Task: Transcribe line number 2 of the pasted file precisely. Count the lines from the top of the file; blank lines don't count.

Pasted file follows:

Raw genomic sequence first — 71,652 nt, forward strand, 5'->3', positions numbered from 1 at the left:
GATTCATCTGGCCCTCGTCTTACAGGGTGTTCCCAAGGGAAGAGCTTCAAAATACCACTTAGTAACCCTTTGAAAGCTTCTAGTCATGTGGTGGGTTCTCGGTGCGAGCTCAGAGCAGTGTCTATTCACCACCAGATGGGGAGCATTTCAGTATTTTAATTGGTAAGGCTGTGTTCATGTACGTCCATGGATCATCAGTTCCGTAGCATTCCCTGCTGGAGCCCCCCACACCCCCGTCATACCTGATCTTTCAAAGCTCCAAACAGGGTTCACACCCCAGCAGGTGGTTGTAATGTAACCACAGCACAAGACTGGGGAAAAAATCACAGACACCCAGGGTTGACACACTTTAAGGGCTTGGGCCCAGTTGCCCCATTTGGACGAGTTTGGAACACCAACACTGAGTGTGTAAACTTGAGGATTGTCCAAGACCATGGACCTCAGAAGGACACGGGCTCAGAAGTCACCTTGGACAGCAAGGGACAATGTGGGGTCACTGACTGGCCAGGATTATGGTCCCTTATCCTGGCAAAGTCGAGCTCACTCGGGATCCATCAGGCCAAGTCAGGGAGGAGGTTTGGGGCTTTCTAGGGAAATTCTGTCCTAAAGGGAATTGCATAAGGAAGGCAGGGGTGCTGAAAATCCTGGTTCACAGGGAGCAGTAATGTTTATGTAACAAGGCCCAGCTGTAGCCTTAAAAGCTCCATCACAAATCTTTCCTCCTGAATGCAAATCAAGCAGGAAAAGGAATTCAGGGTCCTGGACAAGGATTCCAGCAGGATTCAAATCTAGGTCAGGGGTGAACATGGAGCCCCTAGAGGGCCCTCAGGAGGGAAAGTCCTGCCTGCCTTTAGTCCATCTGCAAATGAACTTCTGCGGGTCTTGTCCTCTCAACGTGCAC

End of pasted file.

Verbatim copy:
GATTCATCTGGCCCTCGTCTTACAGGGTGTTCCCAAGGGAAGAGCTTCAAAATACCACTTAGTAACCCTTTGAAAGCTTCTAGTCATGTGGTGGGTTCTCGGTGCGAGCTCAGAGCAGTGTCTATTCACCACCAGATGGGGAGCATTTCAGTATTTTAATTGGTAAGGCTGTGTTCATGTACGTCCATGGATCATCAGTTCCGTAGCATTCCCTGCTGGAGCCCCCCACACCCCCGTCATACCTGATCTTTCAAAGCTCCAAACAGGGTTCACACCCCAGCAGGTGGTTGTAATGTAACCACAGCACAAGACTGGGGAAAAAATCACAGACACCCAGGGTTGACACACTTTAAGGGCTTGGGCCCAGTTGCCCCATTTGGACGAGTTTGGAACACCAACACTGAGTGTGTAAACTTGAGGATTGTCCAAGACCATGGACCTCAGAAGGACACGGGCTCAGAAGTCACCTTGGACAGCAAGGGACAATGTGGGGTCACTGACTGGCCAGGATTATGGTCCCTTATCCTGGCAAAGTCGAGCTCACTCGGGATCCATCAGGCCAAGTCAGGGAGGAGGTTTGGGGCTTTCTAGGGAAATTCTGTCCTAAAGGGAATTGCATAAGGAAGGCAGGGGTGCTGAAAATCCTGGTTCACAGGGAGCAGTAATGTTTATGTAACAAGGCCCAGCTGTAGCCTTAAAAGCTCCATCACAAATCTTTCCTCCTGAATGCAAATCAAGCAGGAAAAGGAATTCAGGGTCCTGGACAAGGATTCCAGCAGGATTCAAATCTAGGTCAGGGGTGAACATGGAGCCCCTAGAGGGCCCTCAGGAGGGAAAGTCCTGCCTGCCTTTAGTCCATCTGCAAATGAACTTCTGCGGGTCTTGTCCTCTCAACGTGCAC